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The Kid With a Bike

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If you resist the art house because you might see a "10-minute uninterrupted take of wind" — as a wiseguy characterized the movies of Béla Tarr online the other day — I have the perfect rebuttal: Luc and Jean-Pierre Dardenne. Filmmakers with a documentary background, the Belgian brothers shoot in a fleet, often hand-held style that gives their very accessible, deeply human dramas speed and momentum. And I have yet to see one of their movies that isn't as forceful as a gun to your head.

The Kid With a Bike is a heartbreaker even by the Dardennes' standards, a character study with spare, considered precision and lasting emotional force. Towheaded Cyril (newcomer Thomas Doret), abandoned by his father to a state home, fixates on the bike that was his dad's one show of affection. When the local hairdresser (an exquisitely hardbitten Cécile de France) helps him get it back, Cyril pleads with her to take him in.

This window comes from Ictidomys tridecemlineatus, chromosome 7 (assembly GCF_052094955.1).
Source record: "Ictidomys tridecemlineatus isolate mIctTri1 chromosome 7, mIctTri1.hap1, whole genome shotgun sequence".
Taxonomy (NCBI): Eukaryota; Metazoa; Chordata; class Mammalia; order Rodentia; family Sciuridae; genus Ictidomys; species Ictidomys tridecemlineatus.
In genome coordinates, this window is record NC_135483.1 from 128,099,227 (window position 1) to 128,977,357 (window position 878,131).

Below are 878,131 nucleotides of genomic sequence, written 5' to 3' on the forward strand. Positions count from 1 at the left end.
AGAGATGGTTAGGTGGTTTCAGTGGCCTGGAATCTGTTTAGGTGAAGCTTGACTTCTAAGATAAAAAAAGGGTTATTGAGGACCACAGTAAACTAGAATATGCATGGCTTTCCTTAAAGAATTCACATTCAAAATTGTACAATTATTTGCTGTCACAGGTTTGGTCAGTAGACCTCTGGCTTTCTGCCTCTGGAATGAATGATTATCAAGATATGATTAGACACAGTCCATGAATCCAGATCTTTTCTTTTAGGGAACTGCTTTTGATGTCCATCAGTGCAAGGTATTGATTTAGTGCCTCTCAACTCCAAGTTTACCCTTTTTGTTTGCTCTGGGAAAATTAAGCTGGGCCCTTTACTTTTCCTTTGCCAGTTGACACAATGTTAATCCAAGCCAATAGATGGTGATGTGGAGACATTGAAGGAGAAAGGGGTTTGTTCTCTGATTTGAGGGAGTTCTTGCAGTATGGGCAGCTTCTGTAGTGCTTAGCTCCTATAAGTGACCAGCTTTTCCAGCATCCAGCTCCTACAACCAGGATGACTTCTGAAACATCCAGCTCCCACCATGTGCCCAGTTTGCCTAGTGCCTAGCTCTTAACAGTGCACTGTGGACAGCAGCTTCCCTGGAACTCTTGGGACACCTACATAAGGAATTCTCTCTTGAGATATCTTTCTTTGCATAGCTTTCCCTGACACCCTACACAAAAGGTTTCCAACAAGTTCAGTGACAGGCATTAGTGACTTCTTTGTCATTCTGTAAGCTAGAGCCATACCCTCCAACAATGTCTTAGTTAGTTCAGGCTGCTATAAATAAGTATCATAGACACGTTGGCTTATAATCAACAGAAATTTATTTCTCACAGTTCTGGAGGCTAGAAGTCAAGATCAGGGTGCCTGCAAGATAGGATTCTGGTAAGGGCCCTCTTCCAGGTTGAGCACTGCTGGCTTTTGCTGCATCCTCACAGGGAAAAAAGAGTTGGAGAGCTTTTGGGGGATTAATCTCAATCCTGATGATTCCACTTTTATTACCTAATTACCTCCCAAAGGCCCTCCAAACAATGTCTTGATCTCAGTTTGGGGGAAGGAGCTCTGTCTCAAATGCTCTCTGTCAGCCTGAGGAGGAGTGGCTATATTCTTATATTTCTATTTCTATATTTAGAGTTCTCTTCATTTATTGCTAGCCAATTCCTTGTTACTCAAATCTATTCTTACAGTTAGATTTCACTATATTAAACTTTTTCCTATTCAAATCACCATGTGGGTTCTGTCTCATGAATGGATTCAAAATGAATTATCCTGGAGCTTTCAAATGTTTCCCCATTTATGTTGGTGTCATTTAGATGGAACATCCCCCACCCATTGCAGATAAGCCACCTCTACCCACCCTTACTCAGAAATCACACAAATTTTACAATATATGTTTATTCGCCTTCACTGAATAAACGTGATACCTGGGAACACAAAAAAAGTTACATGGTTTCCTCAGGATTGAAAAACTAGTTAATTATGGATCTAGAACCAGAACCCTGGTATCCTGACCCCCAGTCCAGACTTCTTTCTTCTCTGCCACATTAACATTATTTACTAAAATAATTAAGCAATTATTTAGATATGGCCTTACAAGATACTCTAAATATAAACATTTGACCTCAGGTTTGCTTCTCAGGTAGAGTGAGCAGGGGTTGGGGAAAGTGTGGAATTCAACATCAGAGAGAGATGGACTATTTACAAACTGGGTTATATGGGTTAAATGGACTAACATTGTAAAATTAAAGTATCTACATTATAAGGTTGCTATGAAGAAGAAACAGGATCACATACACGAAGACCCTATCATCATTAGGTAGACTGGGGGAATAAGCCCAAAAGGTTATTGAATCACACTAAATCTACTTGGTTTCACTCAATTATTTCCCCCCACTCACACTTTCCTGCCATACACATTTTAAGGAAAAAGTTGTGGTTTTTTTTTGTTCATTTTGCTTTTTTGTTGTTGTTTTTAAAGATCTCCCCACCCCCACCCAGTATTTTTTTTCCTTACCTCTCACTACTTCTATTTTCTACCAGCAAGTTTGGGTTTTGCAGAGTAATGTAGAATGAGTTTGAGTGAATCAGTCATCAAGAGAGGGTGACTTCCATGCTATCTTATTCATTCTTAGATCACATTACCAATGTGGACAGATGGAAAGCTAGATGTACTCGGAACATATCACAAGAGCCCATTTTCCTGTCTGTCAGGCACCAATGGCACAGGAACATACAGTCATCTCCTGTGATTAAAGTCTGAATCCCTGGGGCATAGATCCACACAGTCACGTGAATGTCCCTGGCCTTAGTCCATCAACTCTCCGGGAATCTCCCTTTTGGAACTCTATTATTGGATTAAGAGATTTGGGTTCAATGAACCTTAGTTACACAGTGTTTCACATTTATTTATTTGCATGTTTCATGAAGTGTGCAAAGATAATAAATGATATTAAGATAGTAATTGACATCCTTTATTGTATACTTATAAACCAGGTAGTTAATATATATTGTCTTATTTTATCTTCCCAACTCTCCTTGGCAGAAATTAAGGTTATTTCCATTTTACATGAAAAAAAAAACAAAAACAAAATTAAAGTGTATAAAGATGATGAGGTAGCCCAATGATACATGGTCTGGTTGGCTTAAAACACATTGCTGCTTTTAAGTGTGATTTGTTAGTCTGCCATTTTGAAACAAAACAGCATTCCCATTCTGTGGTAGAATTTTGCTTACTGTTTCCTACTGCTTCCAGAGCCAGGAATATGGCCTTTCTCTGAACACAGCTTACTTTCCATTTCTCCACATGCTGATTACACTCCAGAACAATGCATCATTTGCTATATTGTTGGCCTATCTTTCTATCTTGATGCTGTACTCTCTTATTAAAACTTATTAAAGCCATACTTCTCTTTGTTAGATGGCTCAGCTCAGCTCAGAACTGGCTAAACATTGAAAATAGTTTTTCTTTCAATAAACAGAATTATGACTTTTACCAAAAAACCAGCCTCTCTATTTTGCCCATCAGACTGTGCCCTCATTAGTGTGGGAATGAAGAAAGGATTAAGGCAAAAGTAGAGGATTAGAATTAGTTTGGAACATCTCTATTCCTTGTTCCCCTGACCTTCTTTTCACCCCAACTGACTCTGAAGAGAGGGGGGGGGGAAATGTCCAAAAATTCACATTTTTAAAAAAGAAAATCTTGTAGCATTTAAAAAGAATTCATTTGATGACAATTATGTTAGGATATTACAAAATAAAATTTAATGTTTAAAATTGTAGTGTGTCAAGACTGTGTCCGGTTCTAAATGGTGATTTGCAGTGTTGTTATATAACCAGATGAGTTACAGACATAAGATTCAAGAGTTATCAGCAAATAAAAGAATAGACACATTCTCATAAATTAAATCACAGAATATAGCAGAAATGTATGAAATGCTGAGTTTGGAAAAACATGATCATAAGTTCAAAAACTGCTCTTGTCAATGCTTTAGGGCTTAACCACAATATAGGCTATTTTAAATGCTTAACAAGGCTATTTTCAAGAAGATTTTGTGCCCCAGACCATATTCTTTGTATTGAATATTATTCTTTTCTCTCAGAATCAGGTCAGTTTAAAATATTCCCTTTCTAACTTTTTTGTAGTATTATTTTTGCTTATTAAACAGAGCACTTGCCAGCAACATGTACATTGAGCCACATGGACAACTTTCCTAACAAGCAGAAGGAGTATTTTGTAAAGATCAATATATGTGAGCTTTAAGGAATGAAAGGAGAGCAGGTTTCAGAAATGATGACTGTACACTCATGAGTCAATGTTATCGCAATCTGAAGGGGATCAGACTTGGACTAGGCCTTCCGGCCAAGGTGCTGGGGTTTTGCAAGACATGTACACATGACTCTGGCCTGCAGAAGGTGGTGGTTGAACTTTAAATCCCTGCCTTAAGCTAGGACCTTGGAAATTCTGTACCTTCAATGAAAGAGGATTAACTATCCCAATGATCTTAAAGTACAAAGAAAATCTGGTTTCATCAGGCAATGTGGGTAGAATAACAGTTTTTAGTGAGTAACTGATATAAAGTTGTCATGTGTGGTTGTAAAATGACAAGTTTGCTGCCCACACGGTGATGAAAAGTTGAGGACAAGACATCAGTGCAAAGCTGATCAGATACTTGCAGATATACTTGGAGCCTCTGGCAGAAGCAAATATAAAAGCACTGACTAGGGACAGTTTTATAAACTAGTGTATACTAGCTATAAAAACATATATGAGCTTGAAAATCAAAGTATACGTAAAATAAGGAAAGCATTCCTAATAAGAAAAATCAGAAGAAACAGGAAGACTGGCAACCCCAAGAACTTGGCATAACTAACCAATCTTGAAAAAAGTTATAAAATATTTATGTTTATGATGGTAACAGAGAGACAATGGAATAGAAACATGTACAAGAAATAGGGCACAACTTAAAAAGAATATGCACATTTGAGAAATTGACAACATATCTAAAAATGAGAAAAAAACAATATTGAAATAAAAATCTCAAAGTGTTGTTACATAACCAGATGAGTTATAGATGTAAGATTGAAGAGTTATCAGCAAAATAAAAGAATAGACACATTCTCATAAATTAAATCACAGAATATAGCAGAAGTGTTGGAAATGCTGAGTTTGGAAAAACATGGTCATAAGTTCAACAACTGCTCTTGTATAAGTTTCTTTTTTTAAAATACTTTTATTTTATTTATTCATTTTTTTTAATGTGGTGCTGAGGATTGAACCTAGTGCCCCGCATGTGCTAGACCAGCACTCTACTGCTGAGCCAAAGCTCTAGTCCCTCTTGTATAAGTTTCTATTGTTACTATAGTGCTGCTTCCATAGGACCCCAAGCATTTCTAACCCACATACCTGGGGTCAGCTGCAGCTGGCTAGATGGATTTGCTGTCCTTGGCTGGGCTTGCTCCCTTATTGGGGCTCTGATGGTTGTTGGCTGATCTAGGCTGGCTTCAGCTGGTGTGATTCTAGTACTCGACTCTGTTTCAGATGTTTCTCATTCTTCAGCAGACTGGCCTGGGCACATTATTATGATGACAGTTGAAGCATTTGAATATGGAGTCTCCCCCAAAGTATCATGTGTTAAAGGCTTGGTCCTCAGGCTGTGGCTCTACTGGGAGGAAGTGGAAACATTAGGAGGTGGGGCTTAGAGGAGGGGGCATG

If this were a Lifetime movie, the child and his savior would experience just a few perfunctory speed bumps on the expressway to icky uplift. But the Dardennes factor in the weight of real temptation, real betrayal, real damage — and, most upsettingly, real consequences. The boy will not simply receive charity like a good little angel. The hairdresser will be repaid in blood, until giving up on the kid seems not just practical but also self-preserving. It's not giving away the ending to say the last shot leaves the viewer as shaken as these characters — as much by the unexpected intrusion of mercy as by the unforgiving fate that might have been.

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